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  • Author or Editor: Shawn Lucas x
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Given the current urbanization context and rising interest in green roof systems, growing a high-value crop such as saffron crocus in green roof medium could be an opportunity to use the benefits of both the crop and the green roof system; the drainage, aeration, and sand-like texture of green roof media make it suited for saffron production, and the saffron market price could make green roof production commercially viable. Various factors, including plant diseases and planting depth, could affect saffron production. Therefore, this research was conducted to evaluate the effects of planting depth and biofungicide treatments using Bacillus subtilis on saffron production in a green roof system. A completely randomized factorial block design was used with planting depth (10 cm and 15 cm) and B. subtilis strain QST 713 biofungicide treatments (an untreated control, 15.6 × 109 cfu/L, and 31.2 × 109 cfu/L) as independent variables. In 2019, fresh flower yield, fresh stigma yield, and dry stigma yield were calculated during harvesting, and additional data on flower number, tepal length and width, stigma length, and harvest time were collected in 2020. All variables were analyzed using analysis of variance (ANOVA) with planting depth and biofungicide treatments as fixed effects using R. Fresh stigma yield and dry stigma yield were higher in the 10-cm planting depth in 2019. Results were opposite in 2020: flower number, fresh flower yield, fresh stigma yield, dry stigma yield, and harvest time were higher in the 15-cm planting depth than the 10-cm planting depth. B. subtilis treatments did not affect any studied variable in 2020, but in 2019, the higher level of fungicide treatment resulted in lower fresh flower yield and dry stigma yield. There was no effect of biofungicide treatment and planting depth on tepal length, tepal width, and stigma length in both years. This study showed that growing saffron crocus on green roofs is feasible and even resulted in higher yield than field production in many saffron-producing regions and countries. In addition, results indicated that shallow planting might be suitable for annual production, whereas deeper planting could be ideal for perennial production based on the objective. Our findings demonstrated the feasibility of saffron production in the green roof system and suggest further research to develop best management practices.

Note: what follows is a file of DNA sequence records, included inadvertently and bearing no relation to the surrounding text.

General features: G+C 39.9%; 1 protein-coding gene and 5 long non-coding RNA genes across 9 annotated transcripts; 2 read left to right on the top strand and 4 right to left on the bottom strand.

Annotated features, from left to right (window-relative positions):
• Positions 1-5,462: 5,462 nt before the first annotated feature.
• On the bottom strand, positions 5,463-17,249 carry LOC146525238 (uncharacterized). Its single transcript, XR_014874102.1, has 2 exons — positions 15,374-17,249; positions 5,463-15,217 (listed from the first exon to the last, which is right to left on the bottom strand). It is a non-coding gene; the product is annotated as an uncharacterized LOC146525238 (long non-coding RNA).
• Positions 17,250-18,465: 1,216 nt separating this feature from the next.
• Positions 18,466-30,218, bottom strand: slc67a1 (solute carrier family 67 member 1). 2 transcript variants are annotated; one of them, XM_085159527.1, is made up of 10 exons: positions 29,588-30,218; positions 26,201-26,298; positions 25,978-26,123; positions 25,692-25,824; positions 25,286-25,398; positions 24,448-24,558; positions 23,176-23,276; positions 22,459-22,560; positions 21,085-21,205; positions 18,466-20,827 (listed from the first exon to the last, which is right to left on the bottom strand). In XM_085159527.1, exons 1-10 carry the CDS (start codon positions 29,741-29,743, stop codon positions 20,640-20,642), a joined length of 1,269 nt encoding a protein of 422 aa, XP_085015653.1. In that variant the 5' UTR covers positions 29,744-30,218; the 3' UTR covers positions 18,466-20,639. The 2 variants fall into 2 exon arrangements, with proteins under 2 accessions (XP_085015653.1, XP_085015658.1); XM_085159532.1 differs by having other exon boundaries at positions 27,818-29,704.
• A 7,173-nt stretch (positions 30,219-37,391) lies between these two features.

Open Access